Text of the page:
“Oh,” says Katy, “Can I buy you a drink? Kevin, you come and meet these guys? There friends of Caitlin’s and in a band.”
“Molly, get another pitcher for these guys.” Now, by this time I am afraid that they will ask us to sing, but no, they just want to meet the band.
“Strange band, aren’t you?” says one person. I’m not quite sure now, because I’ve about six beers. “Two Englishmen, an American, and an Irishman.”
“Oh yea, we’re looking for an Australian so we can have every accent.” They chuckle.
“Fill up that mug. You’re really from California?” I regale them with stories of the land of sunshine and plenty.
Well, when we were six sheets to the wind I am starting to wonder where I am going to go sleep, but Caitlin comes over and rescues us.
“Time to party,” she says, “Cabs are here.”
So we say goodbye to our new friends and stagger out. There’s maybe ten people and us, the band, all tumble into one together. On our way to the disco!
It wasn’t early, and as we pull up some people leaving the disco tell us, “Don’t even get out. They’re full.”
“Let me check,” sais the cabbie. He doesn’t want to lose his fare, figuring he will take us home. Up he goes to the ticket booth, then comes back.
“Are you guys the band?” he asks us.
Yessir damn sure—it’s getting easier to agree with that
“Well, they’re waiting for you,” he says, so we pay him and tip like the drunkards we are and stagger up the sidewalk to the front door.
“Hey, come in your guys. What’s the name of your band again?”
“Studs Die young.”
“Number 40 on the virgin charts.”
“Rubber Room Motel.”
“Well come on , the manager wants to talk to you.” Holy crap, this is getting much deeper. I was thinking that our time had come and we were gonna have to play now. But nope, Wayne does all the talking and ends it with, “We’ll have our agent call you tomorrow.”
“OK boys, go on in now.”
Well, it was a disco with the twirling mirrored ball and all. No band, just records but hell, it’s a disco isn’t it?
“Can we buy you a drink?”
“Yea, sure.” And we find some girls and start dancing. It’s super hot so I take off my coat and tie it around my waist and take off my shirt ‘cuz I’m sweating like a drunkard in a disco and making my inability to stand up straight to fake dancing my foolish head off.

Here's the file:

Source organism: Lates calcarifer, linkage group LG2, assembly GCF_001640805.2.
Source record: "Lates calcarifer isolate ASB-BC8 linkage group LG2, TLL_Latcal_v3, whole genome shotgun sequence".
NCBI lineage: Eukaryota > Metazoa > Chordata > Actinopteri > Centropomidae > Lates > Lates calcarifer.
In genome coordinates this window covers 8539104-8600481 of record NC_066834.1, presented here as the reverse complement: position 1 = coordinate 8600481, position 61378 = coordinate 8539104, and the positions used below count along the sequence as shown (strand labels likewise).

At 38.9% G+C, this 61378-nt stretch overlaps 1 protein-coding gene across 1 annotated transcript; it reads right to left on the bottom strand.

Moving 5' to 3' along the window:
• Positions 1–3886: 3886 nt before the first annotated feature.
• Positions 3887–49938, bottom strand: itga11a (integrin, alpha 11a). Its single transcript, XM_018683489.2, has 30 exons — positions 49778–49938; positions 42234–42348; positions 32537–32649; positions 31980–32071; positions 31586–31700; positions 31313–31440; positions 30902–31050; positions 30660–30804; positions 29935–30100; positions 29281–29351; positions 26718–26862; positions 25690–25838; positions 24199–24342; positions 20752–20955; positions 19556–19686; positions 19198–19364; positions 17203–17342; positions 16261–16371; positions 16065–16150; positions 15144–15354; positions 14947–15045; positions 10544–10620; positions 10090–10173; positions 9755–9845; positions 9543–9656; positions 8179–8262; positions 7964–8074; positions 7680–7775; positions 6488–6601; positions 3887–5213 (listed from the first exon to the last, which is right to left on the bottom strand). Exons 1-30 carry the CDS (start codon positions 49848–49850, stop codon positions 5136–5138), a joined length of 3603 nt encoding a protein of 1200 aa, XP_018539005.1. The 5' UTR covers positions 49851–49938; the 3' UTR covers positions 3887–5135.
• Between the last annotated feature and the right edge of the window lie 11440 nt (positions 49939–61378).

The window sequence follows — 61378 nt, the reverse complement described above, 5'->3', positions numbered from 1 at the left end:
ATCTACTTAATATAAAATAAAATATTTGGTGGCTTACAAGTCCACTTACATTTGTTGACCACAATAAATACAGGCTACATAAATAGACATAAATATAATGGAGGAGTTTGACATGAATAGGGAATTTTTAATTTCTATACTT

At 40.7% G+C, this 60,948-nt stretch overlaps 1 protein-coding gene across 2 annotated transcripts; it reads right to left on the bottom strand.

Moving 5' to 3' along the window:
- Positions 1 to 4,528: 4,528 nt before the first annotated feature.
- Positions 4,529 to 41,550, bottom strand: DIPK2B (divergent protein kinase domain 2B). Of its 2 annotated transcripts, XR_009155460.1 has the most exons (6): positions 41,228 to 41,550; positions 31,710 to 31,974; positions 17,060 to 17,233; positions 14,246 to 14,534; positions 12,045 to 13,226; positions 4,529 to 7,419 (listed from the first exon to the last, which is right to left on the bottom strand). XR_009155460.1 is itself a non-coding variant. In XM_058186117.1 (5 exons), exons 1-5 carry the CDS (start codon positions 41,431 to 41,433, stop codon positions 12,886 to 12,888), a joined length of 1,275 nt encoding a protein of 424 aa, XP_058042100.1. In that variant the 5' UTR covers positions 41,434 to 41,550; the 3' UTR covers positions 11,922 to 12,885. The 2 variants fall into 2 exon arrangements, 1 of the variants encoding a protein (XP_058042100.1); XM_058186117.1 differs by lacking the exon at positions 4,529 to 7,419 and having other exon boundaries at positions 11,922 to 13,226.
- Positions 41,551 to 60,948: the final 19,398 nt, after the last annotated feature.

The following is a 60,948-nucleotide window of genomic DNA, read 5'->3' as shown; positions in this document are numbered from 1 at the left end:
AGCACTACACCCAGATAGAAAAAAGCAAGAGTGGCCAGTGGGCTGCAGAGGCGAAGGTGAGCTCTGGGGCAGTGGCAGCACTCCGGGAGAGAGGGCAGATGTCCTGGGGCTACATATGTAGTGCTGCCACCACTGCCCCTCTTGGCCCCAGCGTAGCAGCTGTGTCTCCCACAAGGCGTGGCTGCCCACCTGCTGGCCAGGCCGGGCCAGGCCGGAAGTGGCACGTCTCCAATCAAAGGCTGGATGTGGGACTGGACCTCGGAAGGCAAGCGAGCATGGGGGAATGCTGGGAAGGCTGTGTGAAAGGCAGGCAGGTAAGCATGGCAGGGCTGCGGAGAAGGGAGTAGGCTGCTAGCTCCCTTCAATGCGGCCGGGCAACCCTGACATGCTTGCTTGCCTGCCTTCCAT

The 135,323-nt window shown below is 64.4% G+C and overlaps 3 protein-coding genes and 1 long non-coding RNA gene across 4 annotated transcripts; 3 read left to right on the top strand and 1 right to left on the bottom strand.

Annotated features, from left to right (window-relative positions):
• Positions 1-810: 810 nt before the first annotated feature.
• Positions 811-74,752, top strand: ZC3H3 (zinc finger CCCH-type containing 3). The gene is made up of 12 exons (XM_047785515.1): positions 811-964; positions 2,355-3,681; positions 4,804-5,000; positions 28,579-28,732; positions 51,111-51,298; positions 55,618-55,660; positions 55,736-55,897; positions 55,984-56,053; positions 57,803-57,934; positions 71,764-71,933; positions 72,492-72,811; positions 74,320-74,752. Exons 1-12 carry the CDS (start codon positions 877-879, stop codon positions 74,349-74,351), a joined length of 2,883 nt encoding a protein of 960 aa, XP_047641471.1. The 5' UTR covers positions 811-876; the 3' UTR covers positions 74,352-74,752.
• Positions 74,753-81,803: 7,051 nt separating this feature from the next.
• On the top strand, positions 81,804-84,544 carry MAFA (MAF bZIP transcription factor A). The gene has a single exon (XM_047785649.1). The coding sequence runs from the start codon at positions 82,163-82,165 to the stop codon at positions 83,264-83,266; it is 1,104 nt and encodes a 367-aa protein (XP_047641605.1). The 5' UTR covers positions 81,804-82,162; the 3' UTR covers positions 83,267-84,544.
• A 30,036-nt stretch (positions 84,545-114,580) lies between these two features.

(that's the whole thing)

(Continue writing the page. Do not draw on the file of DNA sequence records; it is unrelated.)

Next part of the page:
“Put our shirt back on,” Wayne tell me. “Barkeep says he’ll have to throw you out if you’re half naked.” Coat back on.
Someone took the picture of us, Studs Die Young, and there we are, partying it up in the Irish disco. I have no idea who the guy in the back behind Wayne is, not who the girls are.
Well, it couldn’t last all night. Or least we couldn’t. I don’t think we were thrown out. We get a cab again—different guy.
“Who areyou guys?” he says, chatting friendly
“Studs die young, number 40 on the Virgin charts, Rubble Room Motel.”
“Really? Wow, cool! Hey, you guys need a roadie? I’ll be your equipment manager, what say? I hate this job and want to get around, eh?”
“Yea sure,” says Wayne, “We’ll call you tomorrow.” He takes the slip of paper with the poor guy’s phone number on it and when we reach the burglar guys’ friend’s house we pay and tip him like drunkards, stagger into the house and fall down and pass out.
Next day I am back to Dublin University where our hosts, the sponsors of the convention, are waiting. I am still half drunk, I swear, and half dead from hangover.
“Ooh, I tell my friends, “I feel terrible for what we did last night.”
Troubled looks. I can practically hear them imagining broken windows, stolen cars, and kidnapped girls.
“No, nothing that bad.” I explain it to them and as I recount it their grins get bigger and bigger until they are laughing out loud about the poor cabby waiting for his phone call to be a roadie.
“Oh, don’t worry youself,” they say. “You guys come over here and believe every foolish thing we tell you. It’s about time we got some back.” Loud laughter, a slap on the back. So what’ll it be, whisky or coffee?”
“Both, I want an Irish Coffee.” And we do, even though the sun’s not reached noon yet, because, after all, we’re in Ireland.